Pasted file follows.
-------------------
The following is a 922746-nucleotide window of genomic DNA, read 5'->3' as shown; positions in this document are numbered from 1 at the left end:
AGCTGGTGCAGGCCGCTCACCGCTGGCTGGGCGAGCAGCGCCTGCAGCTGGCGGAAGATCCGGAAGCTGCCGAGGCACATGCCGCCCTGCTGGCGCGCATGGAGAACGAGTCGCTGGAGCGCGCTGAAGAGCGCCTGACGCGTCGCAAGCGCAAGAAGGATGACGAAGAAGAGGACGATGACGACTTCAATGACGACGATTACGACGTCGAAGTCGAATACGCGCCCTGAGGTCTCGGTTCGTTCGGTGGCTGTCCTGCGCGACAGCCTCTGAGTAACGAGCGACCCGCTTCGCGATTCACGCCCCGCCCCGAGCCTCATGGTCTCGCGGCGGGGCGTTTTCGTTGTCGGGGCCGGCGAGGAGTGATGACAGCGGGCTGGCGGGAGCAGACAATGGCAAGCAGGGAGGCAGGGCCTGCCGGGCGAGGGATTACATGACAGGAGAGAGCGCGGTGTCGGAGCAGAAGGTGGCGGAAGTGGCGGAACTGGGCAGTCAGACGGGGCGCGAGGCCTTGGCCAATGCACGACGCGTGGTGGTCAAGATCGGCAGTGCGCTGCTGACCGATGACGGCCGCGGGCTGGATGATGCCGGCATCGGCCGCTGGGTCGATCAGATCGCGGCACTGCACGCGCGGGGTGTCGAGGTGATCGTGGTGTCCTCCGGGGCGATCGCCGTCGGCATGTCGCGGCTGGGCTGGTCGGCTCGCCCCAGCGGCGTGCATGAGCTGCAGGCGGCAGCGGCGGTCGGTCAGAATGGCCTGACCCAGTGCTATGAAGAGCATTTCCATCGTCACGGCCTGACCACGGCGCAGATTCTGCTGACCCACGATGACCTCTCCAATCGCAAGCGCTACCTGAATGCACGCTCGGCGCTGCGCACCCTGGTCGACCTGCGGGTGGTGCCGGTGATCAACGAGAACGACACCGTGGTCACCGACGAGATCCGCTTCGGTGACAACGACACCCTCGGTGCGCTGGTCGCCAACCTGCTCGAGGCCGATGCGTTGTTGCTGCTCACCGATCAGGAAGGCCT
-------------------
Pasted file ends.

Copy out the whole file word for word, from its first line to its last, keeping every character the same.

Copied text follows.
The following is a 922746-nucleotide window of genomic DNA, read 5'->3' as shown; positions in this document are numbered from 1 at the left end:
AGCTGGTGCAGGCCGCTCACCGCTGGCTGGGCGAGCAGCGCCTGCAGCTGGCGGAAGATCCGGAAGCTGCCGAGGCACATGCCGCCCTGCTGGCGCGCATGGAGAACGAGTCGCTGGAGCGCGCTGAAGAGCGCCTGACGCGTCGCAAGCGCAAGAAGGATGACGAAGAAGAGGACGATGACGACTTCAATGACGACGATTACGACGTCGAAGTCGAATACGCGCCCTGAGGTCTCGGTTCGTTCGGTGGCTGTCCTGCGCGACAGCCTCTGAGTAACGAGCGACCCGCTTCGCGATTCACGCCCCGCCCCGAGCCTCATGGTCTCGCGGCGGGGCGTTTTCGTTGTCGGGGCCGGCGAGGAGTGATGACAGCGGGCTGGCGGGAGCAGACAATGGCAAGCAGGGAGGCAGGGCCTGCCGGGCGAGGGATTACATGACAGGAGAGAGCGCGGTGTCGGAGCAGAAGGTGGCGGAAGTGGCGGAACTGGGCAGTCAGACGGGGCGCGAGGCCTTGGCCAATGCACGACGCGTGGTGGTCAAGATCGGCAGTGCGCTGCTGACCGATGACGGCCGCGGGCTGGATGATGCCGGCATCGGCCGCTGGGTCGATCAGATCGCGGCACTGCACGCGCGGGGTGTCGAGGTGATCGTGGTGTCCTCCGGGGCGATCGCCGTCGGCATGTCGCGGCTGGGCTGGTCGGCTCGCCCCAGCGGCGTGCATGAGCTGCAGGCGGCAGCGGCGGTCGGTCAGAATGGCCTGACCCAGTGCTATGAAGAGCATTTCCATCGTCACGGCCTGACCACGGCGCAGATTCTGCTGACCCACGATGACCTCTCCAATCGCAAGCGCTACCTGAATGCACGCTCGGCGCTGCGCACCCTGGTCGACCTGCGGGTGGTGCCGGTGATCAACGAGAACGACACCGTGGTCACCGACGAGATCCGCTTCGGTGACAACGACACCCTCGGTGCGCTGGTCGCCAACCTGCTCGAGGCCGATGCGTTGTTGCTGCTCACCGATCAGGAAGGCCT